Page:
It is well known that when inflation is stochastic, Fisher's theoretical equation, according to which the nominal interest rate is the sum of the real rate and the expected inflation rate, fails to hold. Under stochastic inflation, the Fisher equation must be amended to include a compensation for inflation risk: the inflation risk premium. Consequently, this article uses a simple consumption-based asset pricing model to investigate the significance of the inflation risk premium. Given the relationship between U.S. consumption growth and inflation, we find that historical estimates of the inflation risk premium are inconsequential. This result emerges because inflation surprises and unexpected movements in consumption growth exhibit little covariation in U.S. data. Moreover, using two different preference specifications, we also show that this result is quite unrelated to the notion that the equity risk premium is generally small in consumption-based asset pricing models.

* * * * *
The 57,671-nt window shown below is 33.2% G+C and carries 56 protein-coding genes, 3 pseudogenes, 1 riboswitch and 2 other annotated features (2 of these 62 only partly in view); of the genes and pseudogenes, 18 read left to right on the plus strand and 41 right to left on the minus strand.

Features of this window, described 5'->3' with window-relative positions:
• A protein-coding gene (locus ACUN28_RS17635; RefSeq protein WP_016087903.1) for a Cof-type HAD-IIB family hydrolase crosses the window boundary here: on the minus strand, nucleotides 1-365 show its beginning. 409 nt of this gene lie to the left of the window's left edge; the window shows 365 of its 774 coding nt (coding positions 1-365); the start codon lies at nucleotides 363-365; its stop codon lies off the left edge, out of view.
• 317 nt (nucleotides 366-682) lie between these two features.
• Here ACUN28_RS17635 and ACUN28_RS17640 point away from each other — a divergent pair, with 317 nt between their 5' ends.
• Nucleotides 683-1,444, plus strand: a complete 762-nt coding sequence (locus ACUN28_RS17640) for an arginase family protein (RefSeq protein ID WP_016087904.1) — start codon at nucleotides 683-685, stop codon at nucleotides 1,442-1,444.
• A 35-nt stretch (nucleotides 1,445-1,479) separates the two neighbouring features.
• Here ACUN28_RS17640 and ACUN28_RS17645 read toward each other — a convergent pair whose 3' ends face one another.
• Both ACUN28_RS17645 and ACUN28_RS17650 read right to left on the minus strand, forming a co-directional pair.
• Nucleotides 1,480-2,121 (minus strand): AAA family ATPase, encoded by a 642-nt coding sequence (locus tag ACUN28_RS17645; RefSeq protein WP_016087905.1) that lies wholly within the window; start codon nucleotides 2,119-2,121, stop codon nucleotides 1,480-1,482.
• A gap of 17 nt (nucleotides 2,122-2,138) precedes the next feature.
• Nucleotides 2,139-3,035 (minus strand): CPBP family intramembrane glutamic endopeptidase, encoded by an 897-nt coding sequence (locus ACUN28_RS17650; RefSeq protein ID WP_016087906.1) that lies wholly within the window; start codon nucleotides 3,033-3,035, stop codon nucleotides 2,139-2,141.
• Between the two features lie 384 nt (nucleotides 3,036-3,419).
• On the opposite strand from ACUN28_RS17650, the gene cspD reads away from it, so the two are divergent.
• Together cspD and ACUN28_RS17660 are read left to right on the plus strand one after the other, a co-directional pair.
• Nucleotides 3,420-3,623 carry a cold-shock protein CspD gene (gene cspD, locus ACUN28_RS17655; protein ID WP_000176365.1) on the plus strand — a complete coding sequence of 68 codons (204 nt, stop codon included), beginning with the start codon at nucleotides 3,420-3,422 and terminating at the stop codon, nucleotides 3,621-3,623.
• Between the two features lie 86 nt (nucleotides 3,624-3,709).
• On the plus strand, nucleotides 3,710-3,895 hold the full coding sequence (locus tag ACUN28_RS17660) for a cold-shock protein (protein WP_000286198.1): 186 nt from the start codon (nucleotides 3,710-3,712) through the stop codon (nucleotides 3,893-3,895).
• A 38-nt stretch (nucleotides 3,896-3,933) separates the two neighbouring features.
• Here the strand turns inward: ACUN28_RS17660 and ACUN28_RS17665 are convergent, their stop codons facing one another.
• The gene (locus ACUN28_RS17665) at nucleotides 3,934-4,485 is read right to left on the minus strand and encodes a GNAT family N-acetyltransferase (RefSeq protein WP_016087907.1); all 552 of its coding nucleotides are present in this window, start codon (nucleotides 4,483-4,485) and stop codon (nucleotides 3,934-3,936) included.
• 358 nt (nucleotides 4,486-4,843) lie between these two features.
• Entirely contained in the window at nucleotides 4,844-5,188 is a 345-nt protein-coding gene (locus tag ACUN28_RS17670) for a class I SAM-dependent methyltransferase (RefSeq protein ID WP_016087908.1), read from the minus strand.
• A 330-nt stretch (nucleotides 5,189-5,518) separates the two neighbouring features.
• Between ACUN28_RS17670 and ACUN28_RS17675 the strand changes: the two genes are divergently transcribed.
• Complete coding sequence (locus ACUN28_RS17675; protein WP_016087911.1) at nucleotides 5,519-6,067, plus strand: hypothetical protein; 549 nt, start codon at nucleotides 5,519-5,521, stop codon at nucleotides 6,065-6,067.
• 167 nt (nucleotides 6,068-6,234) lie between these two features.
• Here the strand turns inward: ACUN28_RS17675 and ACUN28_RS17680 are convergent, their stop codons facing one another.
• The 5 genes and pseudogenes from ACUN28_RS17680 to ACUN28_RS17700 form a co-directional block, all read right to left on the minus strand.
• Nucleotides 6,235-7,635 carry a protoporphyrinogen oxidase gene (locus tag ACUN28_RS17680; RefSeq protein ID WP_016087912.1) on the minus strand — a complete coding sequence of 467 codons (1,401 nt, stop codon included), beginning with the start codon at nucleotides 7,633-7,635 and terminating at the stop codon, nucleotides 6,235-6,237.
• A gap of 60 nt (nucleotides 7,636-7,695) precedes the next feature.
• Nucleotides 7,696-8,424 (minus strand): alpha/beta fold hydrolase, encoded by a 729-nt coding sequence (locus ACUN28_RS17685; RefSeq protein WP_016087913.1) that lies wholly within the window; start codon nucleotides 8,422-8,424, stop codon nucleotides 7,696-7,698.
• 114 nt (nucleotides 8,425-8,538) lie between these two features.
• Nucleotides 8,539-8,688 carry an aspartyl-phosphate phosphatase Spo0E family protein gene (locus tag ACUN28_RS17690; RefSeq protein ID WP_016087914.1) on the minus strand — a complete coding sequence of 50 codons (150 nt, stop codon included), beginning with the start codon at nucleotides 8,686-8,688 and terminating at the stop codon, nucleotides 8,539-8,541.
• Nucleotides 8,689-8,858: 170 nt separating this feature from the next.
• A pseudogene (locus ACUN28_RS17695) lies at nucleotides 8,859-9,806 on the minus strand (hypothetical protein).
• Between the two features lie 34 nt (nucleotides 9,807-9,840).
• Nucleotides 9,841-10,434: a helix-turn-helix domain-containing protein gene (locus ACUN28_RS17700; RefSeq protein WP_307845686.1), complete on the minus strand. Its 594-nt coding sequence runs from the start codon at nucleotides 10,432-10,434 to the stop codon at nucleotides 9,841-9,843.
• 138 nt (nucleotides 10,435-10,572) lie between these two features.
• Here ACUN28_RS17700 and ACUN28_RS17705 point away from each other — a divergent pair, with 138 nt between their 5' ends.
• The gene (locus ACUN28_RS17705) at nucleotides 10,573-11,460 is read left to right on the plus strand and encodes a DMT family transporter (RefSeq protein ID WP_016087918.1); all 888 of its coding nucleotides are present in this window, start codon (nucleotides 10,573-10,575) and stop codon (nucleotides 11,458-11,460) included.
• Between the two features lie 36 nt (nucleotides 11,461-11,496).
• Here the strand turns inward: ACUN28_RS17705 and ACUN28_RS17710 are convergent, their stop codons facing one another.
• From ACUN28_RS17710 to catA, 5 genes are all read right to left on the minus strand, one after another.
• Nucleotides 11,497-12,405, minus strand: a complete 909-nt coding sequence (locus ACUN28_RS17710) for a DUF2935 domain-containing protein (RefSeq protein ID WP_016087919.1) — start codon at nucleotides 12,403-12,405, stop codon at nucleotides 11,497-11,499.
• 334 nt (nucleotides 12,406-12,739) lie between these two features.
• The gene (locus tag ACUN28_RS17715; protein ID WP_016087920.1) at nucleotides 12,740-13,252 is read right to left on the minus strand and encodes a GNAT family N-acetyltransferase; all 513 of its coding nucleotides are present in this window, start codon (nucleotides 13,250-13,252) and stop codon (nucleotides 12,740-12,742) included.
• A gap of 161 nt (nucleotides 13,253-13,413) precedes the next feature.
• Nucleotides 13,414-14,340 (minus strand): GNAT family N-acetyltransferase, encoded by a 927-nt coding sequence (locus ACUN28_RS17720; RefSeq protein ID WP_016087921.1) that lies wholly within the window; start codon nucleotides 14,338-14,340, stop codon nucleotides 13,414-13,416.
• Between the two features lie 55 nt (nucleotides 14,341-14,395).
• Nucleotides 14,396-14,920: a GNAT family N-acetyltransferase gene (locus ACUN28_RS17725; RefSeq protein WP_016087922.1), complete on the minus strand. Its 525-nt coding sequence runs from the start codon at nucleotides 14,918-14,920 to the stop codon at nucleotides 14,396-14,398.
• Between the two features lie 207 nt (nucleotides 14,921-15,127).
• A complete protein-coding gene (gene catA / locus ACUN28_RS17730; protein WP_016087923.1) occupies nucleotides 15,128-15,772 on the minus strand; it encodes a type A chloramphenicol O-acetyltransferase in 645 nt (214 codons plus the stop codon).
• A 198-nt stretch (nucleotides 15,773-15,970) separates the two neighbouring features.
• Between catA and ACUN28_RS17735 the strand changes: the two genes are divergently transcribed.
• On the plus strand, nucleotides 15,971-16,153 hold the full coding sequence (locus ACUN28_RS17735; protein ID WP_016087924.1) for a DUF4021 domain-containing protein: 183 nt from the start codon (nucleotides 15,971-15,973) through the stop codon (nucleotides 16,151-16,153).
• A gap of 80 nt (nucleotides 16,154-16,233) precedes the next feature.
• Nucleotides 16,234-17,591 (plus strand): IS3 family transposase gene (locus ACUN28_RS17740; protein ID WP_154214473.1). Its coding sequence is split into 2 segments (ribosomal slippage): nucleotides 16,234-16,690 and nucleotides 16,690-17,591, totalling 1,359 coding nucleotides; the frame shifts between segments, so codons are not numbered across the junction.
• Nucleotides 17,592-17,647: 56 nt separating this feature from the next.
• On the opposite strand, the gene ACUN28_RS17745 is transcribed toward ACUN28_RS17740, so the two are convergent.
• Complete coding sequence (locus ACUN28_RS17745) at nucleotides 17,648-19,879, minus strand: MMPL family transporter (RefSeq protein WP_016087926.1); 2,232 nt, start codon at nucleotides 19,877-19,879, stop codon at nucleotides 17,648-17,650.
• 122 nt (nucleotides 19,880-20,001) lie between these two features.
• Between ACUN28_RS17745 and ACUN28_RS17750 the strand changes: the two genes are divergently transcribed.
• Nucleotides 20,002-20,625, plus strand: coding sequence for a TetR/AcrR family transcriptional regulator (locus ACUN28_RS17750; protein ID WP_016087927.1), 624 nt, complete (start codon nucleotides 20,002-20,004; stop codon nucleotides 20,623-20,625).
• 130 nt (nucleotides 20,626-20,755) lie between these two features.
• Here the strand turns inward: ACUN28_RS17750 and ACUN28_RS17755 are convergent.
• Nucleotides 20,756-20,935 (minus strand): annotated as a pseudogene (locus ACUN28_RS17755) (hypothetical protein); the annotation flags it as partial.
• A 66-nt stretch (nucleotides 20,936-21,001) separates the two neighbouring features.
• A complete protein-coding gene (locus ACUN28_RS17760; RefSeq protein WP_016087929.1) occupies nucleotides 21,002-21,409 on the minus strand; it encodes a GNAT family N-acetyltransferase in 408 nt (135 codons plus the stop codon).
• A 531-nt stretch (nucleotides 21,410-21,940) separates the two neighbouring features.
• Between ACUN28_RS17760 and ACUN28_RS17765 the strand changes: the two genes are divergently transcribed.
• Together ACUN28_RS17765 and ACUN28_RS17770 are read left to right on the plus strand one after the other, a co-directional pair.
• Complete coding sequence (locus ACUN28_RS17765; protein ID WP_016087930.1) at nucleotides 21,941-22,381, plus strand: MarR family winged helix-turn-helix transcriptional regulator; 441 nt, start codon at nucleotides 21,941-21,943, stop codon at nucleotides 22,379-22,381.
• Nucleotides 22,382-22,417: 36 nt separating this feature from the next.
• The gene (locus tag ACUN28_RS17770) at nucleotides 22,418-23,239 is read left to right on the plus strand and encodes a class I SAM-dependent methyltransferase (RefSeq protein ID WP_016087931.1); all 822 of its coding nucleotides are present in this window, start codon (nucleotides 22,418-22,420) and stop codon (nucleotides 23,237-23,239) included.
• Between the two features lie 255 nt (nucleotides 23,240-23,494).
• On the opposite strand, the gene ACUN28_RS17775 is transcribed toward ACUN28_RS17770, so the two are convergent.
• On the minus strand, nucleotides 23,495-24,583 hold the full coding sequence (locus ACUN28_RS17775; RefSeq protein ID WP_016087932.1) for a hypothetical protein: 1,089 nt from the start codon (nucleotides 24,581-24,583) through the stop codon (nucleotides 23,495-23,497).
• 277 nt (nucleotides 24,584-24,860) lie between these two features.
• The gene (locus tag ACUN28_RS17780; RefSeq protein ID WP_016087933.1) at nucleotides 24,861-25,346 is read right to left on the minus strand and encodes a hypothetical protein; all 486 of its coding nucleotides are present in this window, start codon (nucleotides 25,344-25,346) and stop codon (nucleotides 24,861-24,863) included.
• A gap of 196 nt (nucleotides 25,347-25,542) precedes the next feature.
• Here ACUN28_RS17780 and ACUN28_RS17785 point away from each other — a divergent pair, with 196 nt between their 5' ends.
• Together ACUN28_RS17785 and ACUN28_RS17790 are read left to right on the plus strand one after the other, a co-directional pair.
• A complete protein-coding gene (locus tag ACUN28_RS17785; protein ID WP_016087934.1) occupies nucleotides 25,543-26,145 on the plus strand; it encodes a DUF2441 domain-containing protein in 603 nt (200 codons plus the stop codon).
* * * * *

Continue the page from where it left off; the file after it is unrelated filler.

Our Research Focus: Inflation and Monetary Policy
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